By Jeffrey Heller and Matt Spetalnick
WASHINGTON | Fri May 20, 2011 7:25pm EDT
(Reuters) – Israeli Prime Minister Benjamin Netanyahu bluntly told President Barack Obama on Friday his vision of how to achieve Middle East peace was unrealistic, exposing a deep divide that could doom any U.S. bid to revive peace talks.
In an unusually sharp rebuke to Israel’s closest ally, Netanyahu insisted Israel would never pull back to its 1967 borders — which would mean big concessions of occupied land — that Obama had said should be the basis for negotiations on creating a Palestinian state.
“Peace based on illusions will crash eventually on the rocks of Middle East reality,” an unsmiling Netanyahu said as Obama listened intently beside him in the Oval Office after they met for talks.
Netanyahu insisted that Israel was willing to make compromises for peace, but made clear he had major differences with Washington over how to advance the long-stalled peace process.
Netanyahu’s resistance raises the question of how hard Obama will push for concessions he is unlikely to get, and whether the vision the U.S. leader laid out on Thursday to resolve the decades-old conflict will ever get off the ground.
Obama on Thursday embraced a long-sought goal by the Palestinians: that the state they seek in the occupied West Bank and Gaza Strip should largely be drawn along lines that existed before the 1967 war in which Israel captured those territories and East Jerusalem.
Netanyahu, who heads a right-leaning coalition, responded with what amounted to a history lecture about the vulnerability to attack that Israel faced with the old borders. “We can’t go back to those indefensible lines,” he said.
In a pointed comment clearly aimed at Obama’s new approach to the long-running conflict, Netanyahu said: “The only peace that will endure is one that is based on reality, on unshakable facts.”
Netanyahu, Israeli officials said, was determined to push back hard because the reference to 1967 borders was a red flag that would attract more international pressure on Israel for concessions. A senior Israeli official said Netanyahu felt he had to speak bluntly so he would be “heard around the world.”
“There is a feeling that Washington does not understand the reality, doesn’t understand what we face,” an official on board the plane taking Netanyahu to Washington told reporters.
Despite that, Obama’s first declaration of his stance on the contested issue of borders could help ease doubts in the Arab world about his commitment to acting as an even-handed broker and boost his outreach to the region. Another failed peace effort, however, could fuel further frustration.
In line with Netanyahu’s stance, Obama voiced opposition to the Palestinian plan to seek U.N. recognition of statehood in September in the absence of renewed peace talks.
The Democratic president has quickly come under fire from Republican critics, who accuse him of betraying Israel, the closest U.S. ally in the region. Pushing Netanyahu could alienate U.S. supporters of Israel as Obama seeks re-election.
Going into the talks, Netanyahu said he wanted to hear Obama reaffirming commitments made to Israel in 2004 by then-President George W. Bush suggesting that it may keep some large settlement blocs as part of any peace pact.
White House spokesman Jay Carney said on Friday that Obama had said nothing that “contradicts those letters.”
Obama on Thursday also delivered a message to the Palestinians that they would have to answer “some very difficult questions” about a reconciliation deal with Hamas, the Islamist group that runs Gaza and which the United States regards as a terrorist group.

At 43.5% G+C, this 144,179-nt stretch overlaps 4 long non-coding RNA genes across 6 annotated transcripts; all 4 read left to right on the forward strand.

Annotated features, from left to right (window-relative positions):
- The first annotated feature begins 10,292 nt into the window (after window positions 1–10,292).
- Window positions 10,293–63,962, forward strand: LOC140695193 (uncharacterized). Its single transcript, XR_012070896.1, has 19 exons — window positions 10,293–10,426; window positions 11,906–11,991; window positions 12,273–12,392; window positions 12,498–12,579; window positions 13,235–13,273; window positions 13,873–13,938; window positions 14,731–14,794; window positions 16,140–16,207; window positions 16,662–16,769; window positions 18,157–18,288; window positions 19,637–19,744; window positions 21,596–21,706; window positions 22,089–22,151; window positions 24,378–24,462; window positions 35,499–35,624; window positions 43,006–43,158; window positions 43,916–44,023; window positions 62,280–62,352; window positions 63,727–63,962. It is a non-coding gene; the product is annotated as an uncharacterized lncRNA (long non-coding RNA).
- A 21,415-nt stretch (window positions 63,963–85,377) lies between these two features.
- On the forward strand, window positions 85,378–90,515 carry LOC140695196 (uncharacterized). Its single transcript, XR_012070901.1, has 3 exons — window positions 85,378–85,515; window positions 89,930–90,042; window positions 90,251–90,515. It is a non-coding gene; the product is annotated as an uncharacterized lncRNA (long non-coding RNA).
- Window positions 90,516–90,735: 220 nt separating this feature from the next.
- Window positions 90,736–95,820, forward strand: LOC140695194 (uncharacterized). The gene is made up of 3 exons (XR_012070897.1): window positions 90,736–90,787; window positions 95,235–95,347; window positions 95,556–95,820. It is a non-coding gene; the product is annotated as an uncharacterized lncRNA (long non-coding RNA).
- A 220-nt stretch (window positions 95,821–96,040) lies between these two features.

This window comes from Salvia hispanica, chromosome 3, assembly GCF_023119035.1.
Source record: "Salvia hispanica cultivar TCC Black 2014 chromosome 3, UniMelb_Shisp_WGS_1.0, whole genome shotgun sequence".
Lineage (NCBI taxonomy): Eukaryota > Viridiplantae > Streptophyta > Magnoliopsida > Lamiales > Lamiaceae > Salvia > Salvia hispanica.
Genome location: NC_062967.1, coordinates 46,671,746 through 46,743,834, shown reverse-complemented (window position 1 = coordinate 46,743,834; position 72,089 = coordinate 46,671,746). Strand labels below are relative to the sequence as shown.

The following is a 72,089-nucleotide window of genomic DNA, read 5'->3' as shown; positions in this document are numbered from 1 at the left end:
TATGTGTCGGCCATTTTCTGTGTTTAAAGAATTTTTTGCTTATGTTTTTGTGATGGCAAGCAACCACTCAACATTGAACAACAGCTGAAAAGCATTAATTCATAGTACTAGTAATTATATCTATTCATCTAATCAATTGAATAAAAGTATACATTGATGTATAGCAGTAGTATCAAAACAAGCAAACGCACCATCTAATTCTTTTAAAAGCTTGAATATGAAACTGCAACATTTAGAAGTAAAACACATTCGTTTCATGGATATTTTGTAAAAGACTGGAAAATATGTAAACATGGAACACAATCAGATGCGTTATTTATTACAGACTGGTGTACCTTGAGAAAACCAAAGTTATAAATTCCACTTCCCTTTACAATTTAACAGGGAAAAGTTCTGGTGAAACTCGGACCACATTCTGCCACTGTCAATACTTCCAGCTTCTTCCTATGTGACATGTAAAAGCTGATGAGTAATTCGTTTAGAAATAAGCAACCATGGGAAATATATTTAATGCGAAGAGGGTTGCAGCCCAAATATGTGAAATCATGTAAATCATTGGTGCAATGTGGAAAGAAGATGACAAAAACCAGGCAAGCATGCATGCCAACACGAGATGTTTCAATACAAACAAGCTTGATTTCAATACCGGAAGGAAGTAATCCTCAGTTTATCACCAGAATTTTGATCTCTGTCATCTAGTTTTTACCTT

Both leaders want to have their cake and eat it too. Neither is serious about peace between Israel and the Palestinians; they both claim to be willing to compromise, but not enough to change anything. Obama is not betraying Israel; he is merely trying to sound as if he is serious about being a fair and honest broker, though that is all for show. How much land is Israel willing to swap to keep some of its “large settlement blocs?” Presumably whatever land Israel might propose to swap would be land Israel does not find of value. Israel has placed its settlements in land it does consider valuable; it wants all the best land for itself. Bush and now Obama made that promise to Israel to give Israel an excuse for not making peace with the Palestinians, as everyone knows the Palestinians are unlikely to accept that kind of raw deal. That way, Israel can use that reluctance to say Palestinians are unwilling to compromise, therefore they are the roadblock, not serious about making peace. This is all a spin game. Israel can maintain its choking occupation of Palestinian land while USA meekly protests and the peace process goes nowhere. This is by design of both Israel and USA. The Palestinians should continue their efforts to win UN recognition of their state, and UN should use the occasion to put this rogue nation and international scofflaw, Israel, in its place. However, I cannot be optimistic that will happen. It seems as unlikely as UN putting the rogue nation and international scofflaw, USA, in its place.
Cry me a river, Israel, about those indefensible borders. Israel is one of the strongest military powers in the world. The borders Israel wants are indefensible as a matter of international law. That is an “unshakable fact” Israel refuses to accept. Netanyahu says Israel cannot go back to those borders? That is a typical distortion of those wielding illegitimate power over others. Israel is not willing to go back, but that does not mean it could not. It is true that, “The only peace that will endure is one that is based on reality,” but what Israel calls reality is what they want to force on the Palestinians. Israel needs to get real. Since it will not, UN, and USA, should recognize a Palestinian state, which would force Israel to deal with reality, as opposed to what it calls reality.